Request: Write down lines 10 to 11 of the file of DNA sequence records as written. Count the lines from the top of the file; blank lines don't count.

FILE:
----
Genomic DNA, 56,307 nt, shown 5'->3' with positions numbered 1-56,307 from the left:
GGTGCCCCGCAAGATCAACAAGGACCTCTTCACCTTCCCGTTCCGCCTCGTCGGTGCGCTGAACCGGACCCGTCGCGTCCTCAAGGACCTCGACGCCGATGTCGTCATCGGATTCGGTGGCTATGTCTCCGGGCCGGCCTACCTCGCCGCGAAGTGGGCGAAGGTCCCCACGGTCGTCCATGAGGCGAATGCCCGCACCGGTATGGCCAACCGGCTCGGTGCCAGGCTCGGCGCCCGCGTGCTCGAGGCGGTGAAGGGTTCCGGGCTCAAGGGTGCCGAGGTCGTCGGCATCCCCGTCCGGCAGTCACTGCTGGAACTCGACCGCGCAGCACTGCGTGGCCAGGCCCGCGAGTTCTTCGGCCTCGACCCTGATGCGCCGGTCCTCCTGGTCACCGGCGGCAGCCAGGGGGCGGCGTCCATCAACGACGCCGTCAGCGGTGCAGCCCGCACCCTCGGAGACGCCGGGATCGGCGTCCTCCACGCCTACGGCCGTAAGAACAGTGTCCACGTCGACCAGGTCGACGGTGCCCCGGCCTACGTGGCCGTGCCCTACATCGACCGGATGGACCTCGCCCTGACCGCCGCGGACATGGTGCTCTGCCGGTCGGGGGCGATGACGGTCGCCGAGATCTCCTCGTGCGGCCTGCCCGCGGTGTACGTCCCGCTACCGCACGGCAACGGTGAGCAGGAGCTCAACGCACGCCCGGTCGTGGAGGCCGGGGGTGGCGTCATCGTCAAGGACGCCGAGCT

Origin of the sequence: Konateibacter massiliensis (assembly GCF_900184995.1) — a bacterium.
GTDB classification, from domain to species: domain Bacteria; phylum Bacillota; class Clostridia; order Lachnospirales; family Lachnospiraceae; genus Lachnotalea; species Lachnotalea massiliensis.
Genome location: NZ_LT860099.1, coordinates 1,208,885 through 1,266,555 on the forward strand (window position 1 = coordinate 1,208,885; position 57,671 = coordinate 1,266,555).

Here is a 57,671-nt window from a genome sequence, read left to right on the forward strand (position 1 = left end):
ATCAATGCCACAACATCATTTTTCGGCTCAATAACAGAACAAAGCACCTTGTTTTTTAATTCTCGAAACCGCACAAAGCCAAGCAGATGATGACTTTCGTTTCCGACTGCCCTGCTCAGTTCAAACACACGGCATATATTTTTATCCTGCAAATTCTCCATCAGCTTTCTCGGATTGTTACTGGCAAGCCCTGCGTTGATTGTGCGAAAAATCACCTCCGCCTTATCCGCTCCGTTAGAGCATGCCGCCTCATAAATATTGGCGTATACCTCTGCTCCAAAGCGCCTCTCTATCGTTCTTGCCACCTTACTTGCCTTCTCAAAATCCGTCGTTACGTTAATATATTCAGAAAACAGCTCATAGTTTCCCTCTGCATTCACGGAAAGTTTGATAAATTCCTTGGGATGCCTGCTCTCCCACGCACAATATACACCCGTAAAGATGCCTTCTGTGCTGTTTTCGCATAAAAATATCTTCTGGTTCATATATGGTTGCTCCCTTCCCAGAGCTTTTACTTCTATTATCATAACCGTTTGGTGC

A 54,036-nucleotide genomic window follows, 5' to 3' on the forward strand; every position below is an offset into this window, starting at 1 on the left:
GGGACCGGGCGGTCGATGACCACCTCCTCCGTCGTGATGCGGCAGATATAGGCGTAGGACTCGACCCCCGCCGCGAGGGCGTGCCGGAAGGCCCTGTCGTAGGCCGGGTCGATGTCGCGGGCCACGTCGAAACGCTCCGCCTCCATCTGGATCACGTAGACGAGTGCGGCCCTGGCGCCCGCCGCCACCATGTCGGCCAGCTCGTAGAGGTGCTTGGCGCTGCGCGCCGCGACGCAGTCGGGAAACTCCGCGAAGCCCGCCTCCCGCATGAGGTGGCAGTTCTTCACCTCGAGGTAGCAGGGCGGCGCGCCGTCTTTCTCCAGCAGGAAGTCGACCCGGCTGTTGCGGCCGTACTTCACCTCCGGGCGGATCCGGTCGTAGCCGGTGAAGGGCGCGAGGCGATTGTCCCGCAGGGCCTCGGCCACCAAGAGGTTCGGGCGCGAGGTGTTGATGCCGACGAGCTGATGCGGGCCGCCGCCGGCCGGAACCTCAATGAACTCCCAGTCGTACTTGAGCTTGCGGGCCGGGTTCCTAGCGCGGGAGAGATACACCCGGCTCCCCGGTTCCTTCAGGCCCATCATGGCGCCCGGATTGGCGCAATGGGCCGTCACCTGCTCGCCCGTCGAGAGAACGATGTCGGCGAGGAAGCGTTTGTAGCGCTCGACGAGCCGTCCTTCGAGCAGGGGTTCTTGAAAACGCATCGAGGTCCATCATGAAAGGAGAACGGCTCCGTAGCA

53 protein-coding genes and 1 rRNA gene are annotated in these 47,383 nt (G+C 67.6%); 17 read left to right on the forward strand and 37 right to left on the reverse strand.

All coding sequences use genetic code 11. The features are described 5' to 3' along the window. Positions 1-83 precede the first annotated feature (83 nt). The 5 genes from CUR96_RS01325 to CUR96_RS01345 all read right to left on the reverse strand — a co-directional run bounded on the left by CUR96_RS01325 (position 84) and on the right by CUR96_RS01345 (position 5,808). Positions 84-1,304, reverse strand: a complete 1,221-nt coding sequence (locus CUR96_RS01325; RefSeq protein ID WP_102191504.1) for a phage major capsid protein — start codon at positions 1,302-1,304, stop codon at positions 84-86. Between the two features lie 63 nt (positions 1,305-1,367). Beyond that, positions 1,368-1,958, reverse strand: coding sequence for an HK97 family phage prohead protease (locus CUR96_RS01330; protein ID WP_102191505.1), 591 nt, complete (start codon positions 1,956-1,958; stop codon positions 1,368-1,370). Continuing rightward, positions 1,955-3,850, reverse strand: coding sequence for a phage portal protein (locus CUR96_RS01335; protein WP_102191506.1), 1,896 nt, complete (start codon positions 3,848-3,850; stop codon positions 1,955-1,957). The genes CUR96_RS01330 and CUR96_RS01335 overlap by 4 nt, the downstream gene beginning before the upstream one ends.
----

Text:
53 protein-coding genes and 1 rRNA gene are annotated in these 47,383 nt (G+C 67.6%); 17 read left to right on the forward strand and 37 right to left on the reverse strand.

All coding sequences use genetic code 11. The features are described 5' to 3' along the window. Positions 1-83 precede the first annotated feature (83 nt). The 5 genes from CUR96_RS01325 to CUR96_RS01345 all read right to left on the reverse strand — a co-directional run bounded on the left by CUR96_RS01325 (position 84) and on the right by CUR96_RS01345 (position 5,808). Positions 84-1,304, reverse strand: a complete 1,221-nt coding sequence (locus CUR96_RS01325; RefSeq protein ID WP_102191504.1) for a phage major capsid protein — start codon at positions 1,302-1,304, stop codon at positions 84-86. Between the two features lie 63 nt (positions 1,305-1,367). Beyond that, positions 1,368-1,958, reverse strand: coding sequence for an HK97 family phage prohead protease (locus CUR96_RS01330; protein ID WP_102191505.1), 591 nt, complete (start codon positions 1,956-1,958; stop codon positions 1,368-1,370). Continuing rightward, positions 1,955-3,850, reverse strand: coding sequence for a phage portal protein (locus CUR96_RS01335; protein WP_102191506.1), 1,896 nt, complete (start codon positions 3,848-3,850; stop codon positions 1,955-1,957). The genes CUR96_RS01330 and CUR96_RS01335 overlap by 4 nt, the downstream gene beginning before the upstream one ends.